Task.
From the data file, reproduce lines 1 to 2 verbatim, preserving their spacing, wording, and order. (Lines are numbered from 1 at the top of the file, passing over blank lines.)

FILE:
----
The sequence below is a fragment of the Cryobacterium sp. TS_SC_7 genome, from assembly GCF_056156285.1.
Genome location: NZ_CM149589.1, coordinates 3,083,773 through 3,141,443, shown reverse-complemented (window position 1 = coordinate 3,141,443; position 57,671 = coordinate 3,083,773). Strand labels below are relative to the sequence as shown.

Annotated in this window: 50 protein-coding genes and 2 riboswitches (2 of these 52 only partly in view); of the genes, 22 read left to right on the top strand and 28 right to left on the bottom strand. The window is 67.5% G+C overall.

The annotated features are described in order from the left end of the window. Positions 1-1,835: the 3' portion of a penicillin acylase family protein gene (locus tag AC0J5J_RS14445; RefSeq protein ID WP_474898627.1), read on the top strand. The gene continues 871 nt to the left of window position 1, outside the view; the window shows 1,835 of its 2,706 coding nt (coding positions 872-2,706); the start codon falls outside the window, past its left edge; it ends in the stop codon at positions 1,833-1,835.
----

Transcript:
The sequence below is a fragment of the Cryobacterium sp. TS_SC_7 genome, from assembly GCF_056156285.1.
Genome location: NZ_CM149589.1, coordinates 3,083,773 through 3,141,443, shown reverse-complemented (window position 1 = coordinate 3,141,443; position 57,671 = coordinate 3,083,773). Strand labels below are relative to the sequence as shown.